Nearly two million people said they planned to downsize last year after the stamp duty holiday removed one of the biggest obstacles to the move, according to property builders Audley Villages.
It comes as thousands more are expected to pay the death toll this year due to high pandemic death rates and soaring house prices.
Sean McCann of NFU Mutual Advisors said the rules were “horribly complex”.
“They’re meant to keep people from struggling in big houses to get the most out of the tax breaks on their homes, but it’s the families who have to claim the addition and most lay executors have no idea. that it exists at all.
“More people are downsizing due to the stamp duty holiday and our aging population means more people are selling their homes and moving into care.
“Plus, the rules apply to anyone who has sold their home or downsized to a smaller property since July 2015. This means the window on claims is getting longer and more people will be trapped over time, unnecessarily losing thousands of dollars to the IRS. ”
Missing out can cost families six-figure sums.
As an example, consider a widow who sold her house in 2018 for £ 400,000 and moved into residential care, but died later in 2020, leaving £ 650,000 in investments and £ 350,000 in cash to his family.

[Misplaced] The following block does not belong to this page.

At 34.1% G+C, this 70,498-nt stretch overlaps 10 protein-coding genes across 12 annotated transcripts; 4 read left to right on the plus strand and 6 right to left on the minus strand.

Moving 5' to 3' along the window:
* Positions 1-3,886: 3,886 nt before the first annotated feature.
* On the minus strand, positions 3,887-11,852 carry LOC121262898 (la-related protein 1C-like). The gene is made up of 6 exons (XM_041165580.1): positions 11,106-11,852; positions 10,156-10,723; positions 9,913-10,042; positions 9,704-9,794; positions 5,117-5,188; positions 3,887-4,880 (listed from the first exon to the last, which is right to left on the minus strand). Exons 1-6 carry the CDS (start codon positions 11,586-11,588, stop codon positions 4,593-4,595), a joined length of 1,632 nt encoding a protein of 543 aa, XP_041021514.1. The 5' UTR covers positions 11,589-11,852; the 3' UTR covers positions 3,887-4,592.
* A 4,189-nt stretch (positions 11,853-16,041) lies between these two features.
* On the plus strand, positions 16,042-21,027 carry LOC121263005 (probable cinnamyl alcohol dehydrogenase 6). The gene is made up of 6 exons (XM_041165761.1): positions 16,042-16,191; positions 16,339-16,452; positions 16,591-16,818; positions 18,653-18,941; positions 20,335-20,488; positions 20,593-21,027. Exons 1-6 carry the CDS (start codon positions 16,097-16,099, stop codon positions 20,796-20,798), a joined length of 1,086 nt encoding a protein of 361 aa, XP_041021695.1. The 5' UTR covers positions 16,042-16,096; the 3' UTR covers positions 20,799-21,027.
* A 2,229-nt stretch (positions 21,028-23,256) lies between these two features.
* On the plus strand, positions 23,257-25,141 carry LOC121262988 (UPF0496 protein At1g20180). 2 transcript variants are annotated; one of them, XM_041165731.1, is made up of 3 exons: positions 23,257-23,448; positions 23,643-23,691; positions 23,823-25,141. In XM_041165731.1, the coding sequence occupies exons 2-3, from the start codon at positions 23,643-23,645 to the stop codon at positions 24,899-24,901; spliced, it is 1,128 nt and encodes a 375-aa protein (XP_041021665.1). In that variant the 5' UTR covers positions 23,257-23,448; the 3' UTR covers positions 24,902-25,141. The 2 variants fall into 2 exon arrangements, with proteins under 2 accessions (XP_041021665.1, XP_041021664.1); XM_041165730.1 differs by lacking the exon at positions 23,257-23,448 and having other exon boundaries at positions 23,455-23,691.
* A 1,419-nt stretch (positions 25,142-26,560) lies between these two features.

Her relatives use her and her ex-husband’s main IHT allowance so that the investment portfolio goes tax-free. They mistakenly believe that they cannot claim family housing allowance as the house has been sold before and are hit with a death tax bill of £ 140,000.
But by calling for the addition of downsizing, they could cut the tax bill entirely.
Families have two years to claim the allowance after death, although HM Revenue & Customs says it may consider subsequent claims under certain circumstances.
The OTS said the rules “will continue to confuse and cause problems unless a simpler way to achieve the same overall political result is found.”